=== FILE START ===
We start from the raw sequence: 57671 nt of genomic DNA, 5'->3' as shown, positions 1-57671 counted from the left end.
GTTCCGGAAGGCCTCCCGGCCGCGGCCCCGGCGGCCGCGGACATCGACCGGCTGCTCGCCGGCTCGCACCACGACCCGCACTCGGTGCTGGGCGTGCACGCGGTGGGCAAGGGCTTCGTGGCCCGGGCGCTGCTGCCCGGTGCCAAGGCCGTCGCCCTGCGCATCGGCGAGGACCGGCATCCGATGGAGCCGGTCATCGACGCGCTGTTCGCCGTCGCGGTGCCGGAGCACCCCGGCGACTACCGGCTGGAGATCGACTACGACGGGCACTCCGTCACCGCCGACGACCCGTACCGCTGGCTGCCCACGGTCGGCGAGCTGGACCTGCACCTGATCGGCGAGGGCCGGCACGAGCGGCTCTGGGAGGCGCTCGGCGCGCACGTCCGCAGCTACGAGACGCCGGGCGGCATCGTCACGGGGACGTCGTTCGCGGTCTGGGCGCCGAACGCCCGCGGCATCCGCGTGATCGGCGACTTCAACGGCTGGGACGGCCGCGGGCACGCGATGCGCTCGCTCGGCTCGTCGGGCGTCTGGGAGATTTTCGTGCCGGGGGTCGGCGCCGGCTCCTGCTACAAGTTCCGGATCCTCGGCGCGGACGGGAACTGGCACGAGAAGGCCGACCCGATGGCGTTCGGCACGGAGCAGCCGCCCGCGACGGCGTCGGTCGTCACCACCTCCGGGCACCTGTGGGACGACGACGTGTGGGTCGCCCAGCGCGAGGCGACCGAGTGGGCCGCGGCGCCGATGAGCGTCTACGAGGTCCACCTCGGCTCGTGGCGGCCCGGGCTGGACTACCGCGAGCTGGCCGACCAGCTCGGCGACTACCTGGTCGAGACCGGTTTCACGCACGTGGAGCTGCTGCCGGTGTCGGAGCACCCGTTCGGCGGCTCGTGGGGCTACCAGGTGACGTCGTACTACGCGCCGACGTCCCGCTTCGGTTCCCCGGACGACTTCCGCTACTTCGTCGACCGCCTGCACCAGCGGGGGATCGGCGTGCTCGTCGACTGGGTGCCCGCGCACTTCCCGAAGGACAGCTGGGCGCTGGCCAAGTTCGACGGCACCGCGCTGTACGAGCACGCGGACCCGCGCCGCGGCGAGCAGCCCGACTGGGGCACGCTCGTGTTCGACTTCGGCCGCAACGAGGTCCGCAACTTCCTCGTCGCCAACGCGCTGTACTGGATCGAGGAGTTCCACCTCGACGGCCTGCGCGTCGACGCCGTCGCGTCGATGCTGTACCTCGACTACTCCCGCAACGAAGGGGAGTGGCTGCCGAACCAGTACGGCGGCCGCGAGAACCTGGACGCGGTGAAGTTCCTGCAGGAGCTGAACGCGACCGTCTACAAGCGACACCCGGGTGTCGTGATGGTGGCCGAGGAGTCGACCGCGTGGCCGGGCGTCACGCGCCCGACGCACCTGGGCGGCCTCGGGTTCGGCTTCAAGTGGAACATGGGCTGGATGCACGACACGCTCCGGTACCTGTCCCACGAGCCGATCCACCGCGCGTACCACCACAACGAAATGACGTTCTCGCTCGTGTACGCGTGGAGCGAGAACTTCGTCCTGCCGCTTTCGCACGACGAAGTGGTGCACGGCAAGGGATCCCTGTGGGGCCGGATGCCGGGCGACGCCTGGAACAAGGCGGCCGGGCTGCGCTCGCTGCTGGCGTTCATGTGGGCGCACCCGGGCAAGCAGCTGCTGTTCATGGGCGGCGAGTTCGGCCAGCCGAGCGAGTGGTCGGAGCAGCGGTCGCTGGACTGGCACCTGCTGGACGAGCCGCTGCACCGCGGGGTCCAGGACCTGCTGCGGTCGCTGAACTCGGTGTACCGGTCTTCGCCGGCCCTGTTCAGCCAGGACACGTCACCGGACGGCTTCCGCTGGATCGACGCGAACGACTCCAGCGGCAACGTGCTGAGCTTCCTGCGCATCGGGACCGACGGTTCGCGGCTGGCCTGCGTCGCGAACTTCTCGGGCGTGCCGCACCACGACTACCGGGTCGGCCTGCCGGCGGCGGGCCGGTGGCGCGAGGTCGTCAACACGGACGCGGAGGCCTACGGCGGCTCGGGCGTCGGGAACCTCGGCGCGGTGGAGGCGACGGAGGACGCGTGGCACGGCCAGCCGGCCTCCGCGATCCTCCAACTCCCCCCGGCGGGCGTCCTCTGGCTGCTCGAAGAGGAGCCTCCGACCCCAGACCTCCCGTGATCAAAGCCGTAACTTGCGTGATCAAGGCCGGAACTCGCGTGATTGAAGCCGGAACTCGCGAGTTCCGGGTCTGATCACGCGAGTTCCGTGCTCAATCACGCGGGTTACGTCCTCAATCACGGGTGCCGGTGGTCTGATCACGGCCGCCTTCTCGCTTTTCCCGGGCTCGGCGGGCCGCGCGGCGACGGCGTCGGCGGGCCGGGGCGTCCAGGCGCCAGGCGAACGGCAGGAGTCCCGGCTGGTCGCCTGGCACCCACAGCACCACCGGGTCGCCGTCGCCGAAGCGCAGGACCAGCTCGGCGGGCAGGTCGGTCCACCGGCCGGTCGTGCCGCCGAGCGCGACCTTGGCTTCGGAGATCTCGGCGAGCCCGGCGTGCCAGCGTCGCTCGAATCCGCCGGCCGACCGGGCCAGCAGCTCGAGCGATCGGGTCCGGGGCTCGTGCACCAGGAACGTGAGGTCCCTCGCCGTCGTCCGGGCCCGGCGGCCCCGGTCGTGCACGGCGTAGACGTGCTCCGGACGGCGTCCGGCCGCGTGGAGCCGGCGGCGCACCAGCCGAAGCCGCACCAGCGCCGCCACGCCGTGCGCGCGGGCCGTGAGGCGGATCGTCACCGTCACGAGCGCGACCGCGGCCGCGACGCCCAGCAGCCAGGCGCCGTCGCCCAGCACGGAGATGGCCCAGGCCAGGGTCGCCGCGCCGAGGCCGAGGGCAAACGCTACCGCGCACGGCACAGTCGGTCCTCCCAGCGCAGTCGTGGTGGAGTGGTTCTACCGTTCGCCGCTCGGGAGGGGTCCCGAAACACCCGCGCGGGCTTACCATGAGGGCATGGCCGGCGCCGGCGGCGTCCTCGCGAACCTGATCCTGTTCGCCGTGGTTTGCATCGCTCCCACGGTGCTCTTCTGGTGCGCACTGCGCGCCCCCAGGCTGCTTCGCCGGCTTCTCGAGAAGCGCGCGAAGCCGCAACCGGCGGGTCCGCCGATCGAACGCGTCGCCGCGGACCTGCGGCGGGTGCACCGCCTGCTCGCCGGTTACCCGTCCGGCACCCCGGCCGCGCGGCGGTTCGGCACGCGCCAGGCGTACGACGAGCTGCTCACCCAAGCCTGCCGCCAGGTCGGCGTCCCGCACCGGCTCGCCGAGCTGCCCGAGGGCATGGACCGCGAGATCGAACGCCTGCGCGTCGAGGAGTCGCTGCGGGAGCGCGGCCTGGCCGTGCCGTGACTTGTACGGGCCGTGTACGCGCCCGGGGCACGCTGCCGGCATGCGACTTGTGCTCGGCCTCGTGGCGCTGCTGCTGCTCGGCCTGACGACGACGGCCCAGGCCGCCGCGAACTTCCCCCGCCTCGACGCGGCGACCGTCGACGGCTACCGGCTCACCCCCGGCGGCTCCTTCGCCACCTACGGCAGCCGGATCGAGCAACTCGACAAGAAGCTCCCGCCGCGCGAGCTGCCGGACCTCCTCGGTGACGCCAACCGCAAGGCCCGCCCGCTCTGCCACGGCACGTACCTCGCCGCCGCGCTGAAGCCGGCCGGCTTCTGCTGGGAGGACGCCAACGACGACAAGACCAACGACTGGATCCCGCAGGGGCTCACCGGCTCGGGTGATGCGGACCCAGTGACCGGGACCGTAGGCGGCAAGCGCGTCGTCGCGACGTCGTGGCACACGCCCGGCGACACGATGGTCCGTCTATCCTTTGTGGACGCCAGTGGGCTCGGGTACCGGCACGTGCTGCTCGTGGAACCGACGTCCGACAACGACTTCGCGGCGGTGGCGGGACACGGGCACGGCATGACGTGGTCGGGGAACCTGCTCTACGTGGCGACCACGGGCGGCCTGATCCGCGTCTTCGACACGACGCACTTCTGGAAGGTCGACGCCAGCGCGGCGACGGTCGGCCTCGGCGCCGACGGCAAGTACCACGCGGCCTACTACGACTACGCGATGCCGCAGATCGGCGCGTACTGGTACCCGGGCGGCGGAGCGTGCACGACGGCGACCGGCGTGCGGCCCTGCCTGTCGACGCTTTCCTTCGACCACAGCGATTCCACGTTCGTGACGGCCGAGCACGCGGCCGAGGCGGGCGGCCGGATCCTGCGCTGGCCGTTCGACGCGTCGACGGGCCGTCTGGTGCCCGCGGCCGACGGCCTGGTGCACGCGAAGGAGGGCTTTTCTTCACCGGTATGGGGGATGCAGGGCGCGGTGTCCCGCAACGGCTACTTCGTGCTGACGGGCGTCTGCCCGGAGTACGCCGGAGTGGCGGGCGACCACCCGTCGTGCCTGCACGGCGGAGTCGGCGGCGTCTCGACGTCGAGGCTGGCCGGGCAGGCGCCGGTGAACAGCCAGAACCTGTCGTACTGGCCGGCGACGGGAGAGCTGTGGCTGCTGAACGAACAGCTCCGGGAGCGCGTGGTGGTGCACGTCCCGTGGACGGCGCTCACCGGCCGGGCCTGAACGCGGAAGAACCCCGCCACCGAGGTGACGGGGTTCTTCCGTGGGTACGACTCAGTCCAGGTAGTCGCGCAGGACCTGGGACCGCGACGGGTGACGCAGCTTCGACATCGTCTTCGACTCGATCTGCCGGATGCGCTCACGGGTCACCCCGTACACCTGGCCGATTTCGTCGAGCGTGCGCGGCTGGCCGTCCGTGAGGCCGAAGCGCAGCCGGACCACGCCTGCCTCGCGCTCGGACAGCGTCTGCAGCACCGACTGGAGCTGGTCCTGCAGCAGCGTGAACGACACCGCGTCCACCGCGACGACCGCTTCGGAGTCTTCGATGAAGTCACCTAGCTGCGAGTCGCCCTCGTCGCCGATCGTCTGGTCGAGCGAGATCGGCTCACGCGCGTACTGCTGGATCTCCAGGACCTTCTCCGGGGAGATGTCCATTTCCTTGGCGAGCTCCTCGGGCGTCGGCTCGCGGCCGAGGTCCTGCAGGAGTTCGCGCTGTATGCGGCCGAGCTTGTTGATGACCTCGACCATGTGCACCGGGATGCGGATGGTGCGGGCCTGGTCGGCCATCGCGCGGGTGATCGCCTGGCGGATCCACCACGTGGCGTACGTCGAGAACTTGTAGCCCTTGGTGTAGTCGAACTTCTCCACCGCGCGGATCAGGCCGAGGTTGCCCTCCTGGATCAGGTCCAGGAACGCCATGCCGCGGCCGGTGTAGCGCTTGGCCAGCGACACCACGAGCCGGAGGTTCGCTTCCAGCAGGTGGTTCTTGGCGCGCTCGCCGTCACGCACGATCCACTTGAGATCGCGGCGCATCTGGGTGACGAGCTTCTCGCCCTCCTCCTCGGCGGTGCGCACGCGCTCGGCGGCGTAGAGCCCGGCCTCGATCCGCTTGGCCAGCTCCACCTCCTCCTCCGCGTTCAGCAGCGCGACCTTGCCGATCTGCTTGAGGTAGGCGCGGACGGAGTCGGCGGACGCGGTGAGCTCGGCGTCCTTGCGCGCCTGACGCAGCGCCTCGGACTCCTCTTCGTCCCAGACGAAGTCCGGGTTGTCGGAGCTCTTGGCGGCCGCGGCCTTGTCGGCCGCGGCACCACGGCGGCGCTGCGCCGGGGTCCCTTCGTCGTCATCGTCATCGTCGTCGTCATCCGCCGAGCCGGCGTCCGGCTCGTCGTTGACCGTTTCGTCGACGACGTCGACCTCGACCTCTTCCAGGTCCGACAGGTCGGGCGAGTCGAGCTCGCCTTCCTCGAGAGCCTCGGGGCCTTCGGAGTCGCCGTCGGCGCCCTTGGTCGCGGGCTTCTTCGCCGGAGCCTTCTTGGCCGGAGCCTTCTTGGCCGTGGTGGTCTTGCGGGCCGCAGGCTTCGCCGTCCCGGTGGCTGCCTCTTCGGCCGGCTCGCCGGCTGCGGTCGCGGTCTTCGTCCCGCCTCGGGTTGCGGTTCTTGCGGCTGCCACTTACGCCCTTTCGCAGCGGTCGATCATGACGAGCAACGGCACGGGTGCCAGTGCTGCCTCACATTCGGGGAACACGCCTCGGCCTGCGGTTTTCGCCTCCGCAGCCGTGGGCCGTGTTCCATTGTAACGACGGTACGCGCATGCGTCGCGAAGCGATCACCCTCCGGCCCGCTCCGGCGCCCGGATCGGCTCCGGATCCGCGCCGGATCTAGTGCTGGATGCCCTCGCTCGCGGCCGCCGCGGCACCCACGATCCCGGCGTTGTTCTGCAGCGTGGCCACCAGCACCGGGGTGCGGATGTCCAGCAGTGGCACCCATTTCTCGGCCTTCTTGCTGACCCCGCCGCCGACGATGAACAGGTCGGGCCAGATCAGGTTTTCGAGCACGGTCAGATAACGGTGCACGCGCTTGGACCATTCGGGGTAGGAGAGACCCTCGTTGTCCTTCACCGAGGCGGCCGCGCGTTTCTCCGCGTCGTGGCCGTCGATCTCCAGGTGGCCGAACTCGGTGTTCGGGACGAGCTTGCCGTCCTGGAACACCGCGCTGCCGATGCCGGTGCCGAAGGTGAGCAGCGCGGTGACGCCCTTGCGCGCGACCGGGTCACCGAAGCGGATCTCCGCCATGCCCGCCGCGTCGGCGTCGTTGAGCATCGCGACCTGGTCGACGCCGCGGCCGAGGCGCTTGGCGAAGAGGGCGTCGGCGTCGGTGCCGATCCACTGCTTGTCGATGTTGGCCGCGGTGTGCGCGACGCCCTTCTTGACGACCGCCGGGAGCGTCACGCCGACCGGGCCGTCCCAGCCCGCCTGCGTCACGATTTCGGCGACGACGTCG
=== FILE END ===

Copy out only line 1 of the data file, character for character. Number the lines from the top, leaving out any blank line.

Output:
We start from the raw sequence: 57671 nt of genomic DNA, 5'->3' as shown, positions 1-57671 counted from the left end.